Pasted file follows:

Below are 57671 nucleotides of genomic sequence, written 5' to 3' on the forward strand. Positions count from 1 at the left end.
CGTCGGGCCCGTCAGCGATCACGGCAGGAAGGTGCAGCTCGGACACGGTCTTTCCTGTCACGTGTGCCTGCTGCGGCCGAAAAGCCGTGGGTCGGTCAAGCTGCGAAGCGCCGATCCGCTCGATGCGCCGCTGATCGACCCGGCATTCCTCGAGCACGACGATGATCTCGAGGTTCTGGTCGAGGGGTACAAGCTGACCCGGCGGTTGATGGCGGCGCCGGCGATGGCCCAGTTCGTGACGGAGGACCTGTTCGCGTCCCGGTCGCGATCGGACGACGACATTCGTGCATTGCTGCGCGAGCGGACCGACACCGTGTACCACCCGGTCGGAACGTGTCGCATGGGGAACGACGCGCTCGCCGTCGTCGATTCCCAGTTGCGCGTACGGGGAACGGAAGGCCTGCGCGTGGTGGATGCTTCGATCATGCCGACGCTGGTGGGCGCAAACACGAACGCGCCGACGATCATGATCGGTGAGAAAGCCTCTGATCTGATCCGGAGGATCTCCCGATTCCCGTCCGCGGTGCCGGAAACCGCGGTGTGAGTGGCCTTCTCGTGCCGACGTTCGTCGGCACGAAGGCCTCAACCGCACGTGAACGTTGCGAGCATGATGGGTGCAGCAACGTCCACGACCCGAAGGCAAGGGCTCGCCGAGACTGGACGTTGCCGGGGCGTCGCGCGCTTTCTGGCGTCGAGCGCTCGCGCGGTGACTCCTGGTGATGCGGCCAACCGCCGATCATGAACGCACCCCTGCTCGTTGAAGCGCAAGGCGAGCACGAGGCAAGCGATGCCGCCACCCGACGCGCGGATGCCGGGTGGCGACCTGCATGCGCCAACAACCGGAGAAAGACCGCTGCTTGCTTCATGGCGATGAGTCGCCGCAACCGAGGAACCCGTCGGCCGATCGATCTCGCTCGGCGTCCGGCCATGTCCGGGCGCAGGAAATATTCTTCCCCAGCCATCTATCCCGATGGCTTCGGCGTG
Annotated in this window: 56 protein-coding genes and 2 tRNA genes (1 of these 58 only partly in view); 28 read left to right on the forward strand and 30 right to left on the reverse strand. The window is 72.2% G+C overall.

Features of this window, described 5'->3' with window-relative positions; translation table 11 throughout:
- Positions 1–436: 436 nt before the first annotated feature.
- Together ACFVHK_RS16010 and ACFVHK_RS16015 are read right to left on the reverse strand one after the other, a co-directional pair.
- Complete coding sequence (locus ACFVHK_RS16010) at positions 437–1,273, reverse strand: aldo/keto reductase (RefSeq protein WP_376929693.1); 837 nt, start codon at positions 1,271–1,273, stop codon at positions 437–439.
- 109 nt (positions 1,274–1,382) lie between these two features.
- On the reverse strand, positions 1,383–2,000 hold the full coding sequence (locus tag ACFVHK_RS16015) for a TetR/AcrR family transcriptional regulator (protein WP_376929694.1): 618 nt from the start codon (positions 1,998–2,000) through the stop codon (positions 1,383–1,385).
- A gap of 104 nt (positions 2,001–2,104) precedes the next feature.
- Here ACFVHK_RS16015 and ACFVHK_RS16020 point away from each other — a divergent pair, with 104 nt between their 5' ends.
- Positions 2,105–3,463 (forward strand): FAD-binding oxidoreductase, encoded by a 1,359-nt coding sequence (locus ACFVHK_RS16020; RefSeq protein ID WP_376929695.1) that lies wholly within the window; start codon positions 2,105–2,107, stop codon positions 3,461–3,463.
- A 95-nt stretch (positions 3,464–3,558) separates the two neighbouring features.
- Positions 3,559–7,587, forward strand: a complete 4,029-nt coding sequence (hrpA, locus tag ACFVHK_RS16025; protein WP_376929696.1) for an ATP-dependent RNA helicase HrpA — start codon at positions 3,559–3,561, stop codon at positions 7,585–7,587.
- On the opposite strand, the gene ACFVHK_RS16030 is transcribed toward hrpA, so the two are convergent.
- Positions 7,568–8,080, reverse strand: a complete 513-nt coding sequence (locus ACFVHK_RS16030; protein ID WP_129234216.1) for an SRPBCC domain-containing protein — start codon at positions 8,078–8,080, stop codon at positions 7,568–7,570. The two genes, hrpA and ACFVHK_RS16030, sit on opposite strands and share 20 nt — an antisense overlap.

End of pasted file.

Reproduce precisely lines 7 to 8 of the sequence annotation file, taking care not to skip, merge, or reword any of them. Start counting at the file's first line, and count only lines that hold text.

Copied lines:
- Complete coding sequence (locus ACFVHK_RS16010) at positions 437–1,273, reverse strand: aldo/keto reductase (RefSeq protein WP_376929693.1); 837 nt, start codon at positions 1,271–1,273, stop codon at positions 437–439.
- 109 nt (positions 1,274–1,382) lie between these two features.